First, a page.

Friday, July 10, 2009

Mumford in Kajeitia

West African cities, especially their slum quarters tend to be grim affairs. Kumasi boasts two areas that seem to especially qualify; Kajeitia and Race Course. Race Course is the traditional African mega slum – mud roads, burning garbage and tin sheds packed tightly together without rhyme or reason. Kajeitia on the other hand is a squalid commercial district – resembling Lewis Mumford’s descriptions of the ancient Greek and Roman agoras. Indeed, Mumford makes some interest points in the city in history. In describing sanitation conditions within Greek cities, Mumford notes:

“The Hippocratic emphasis on air, water, soil, and situation did not gain an easy victory; for an ancient tradition of close building, a tolerance of filth and putrefaction, a greedy desire to use every bit of land available worked to transmit without improvement the medical and hygienic misdemeanors of the early builders of cities.” (Lewis Mumford, The City in History, first edition, pg. 142)

This description feels interchangeable with what is on display in Kejeitia, Race Course, or many other parts of Kumasi; (or Accra for that matter), with the addition of the corpses of old polythene bags that cover almost every inch of exposed ground as well. Automobiles whizzing by also introduce a potential for danger beyond traditional Mediterranean societies. Commercialism takes precedence over hygiene and people compartmentalize. Certain tendencies in urban development seem to be omnipresent, and self-reproducing throughout history. To get an idea of how ancient Greek and Roman cities operated, one need merely look to the West African cities of today.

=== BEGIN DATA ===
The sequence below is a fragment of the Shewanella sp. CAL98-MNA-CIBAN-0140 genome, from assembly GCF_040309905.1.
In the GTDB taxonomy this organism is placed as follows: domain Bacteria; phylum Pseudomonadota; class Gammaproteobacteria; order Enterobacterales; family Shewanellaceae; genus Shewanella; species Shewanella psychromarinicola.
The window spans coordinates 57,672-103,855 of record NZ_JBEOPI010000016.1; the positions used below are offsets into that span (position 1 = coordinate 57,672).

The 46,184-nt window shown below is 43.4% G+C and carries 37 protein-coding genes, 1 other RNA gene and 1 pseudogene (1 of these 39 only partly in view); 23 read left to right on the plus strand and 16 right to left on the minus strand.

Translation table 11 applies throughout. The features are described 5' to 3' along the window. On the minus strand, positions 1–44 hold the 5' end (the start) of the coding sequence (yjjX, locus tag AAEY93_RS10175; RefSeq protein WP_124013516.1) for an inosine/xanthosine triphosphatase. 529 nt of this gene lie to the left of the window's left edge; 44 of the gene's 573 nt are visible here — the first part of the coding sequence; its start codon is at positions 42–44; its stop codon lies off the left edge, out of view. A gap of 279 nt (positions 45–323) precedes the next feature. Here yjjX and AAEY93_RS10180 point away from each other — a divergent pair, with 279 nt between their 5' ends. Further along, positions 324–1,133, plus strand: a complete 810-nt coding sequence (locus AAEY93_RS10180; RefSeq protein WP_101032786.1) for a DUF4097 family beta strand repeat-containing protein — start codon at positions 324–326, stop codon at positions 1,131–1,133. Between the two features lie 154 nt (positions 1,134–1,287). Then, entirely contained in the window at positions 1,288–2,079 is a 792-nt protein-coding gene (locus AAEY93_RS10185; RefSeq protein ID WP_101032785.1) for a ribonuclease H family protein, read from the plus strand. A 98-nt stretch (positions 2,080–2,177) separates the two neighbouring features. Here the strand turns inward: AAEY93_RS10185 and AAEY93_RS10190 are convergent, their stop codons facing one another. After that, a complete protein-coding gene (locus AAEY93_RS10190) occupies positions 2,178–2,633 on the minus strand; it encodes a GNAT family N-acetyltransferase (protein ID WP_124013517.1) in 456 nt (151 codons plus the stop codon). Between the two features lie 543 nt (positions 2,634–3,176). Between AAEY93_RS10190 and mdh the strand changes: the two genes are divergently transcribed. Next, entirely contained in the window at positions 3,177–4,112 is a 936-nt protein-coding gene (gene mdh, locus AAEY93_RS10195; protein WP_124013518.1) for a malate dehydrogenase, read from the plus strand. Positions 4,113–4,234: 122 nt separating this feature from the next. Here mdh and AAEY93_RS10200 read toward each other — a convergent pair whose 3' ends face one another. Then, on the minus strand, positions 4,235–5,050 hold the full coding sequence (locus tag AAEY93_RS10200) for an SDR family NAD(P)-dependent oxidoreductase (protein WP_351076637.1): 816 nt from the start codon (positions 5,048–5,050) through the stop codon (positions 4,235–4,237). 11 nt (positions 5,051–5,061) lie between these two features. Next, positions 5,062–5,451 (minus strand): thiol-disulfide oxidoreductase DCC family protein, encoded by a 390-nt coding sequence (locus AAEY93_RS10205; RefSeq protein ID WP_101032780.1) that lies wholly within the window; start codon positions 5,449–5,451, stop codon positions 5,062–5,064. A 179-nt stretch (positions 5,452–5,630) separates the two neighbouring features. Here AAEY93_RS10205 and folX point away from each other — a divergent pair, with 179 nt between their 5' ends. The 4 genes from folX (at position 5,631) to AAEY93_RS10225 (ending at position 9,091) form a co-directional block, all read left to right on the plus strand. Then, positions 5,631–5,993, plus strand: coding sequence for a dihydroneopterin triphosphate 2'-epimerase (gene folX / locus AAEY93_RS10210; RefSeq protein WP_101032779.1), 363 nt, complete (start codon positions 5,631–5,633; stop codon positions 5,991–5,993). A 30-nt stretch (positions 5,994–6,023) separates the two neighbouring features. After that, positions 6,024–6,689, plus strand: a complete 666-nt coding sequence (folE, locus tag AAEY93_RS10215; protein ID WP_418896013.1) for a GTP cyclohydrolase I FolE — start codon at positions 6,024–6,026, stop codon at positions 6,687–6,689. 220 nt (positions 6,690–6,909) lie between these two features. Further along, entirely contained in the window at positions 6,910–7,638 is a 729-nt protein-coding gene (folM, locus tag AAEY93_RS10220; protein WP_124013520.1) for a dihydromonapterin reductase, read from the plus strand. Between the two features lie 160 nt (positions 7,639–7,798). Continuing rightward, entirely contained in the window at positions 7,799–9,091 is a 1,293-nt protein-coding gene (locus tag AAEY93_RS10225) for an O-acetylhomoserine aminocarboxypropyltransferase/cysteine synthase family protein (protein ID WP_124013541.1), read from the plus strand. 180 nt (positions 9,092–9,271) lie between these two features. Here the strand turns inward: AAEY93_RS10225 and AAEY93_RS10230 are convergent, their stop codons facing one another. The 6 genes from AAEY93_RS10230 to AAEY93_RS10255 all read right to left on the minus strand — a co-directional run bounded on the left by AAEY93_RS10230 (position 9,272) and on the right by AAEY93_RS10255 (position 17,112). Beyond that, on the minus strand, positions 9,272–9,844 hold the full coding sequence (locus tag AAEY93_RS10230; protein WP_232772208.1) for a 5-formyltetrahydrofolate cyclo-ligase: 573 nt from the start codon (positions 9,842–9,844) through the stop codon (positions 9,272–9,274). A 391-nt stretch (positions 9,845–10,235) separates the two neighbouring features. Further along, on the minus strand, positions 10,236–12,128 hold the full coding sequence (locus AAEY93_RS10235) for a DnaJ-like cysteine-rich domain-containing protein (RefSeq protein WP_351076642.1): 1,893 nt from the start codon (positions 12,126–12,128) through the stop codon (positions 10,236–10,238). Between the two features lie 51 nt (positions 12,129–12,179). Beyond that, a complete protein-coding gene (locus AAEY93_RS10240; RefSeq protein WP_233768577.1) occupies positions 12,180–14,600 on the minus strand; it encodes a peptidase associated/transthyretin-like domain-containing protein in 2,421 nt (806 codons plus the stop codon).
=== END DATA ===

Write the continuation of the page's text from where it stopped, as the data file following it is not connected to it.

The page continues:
3 comments:

smsmantis said...

Well written and true to a large extent. It however needs to be placed in the appropriate context. Deley could offer some insights as to why such a situation has arisen and how these squalid conditions co-exist with a fairly high degree of both human and inanimate sophistication even among those who perpetrate this squalor. Greece and Rome, despite these which have been described remained great cities of their time. These are issues that go beyond the simple description of a prevailing situation, to an appreciation of an entire system.

Mikey Golightly said...

Reading Mumford at a baseball game gave you the proper American context for your observations. I wonder just how many great ideas originate somewhere between the 4th and 8th innings...

Alex Deley said...

7th inning stretch... while they were singing "Take me out to the ball game".

Thanks for the comments as well John, you make some good points. Mumford's argument as to why Rome and Greece survived is two fold (1) because they maintained something of an agricultural base, (2) because they got great through colonial exploitation of their neighbors and were scaled beautifully vertically, so people would look up at the cool buildings (financed through colonial expansion) rather than looking down at the squalor.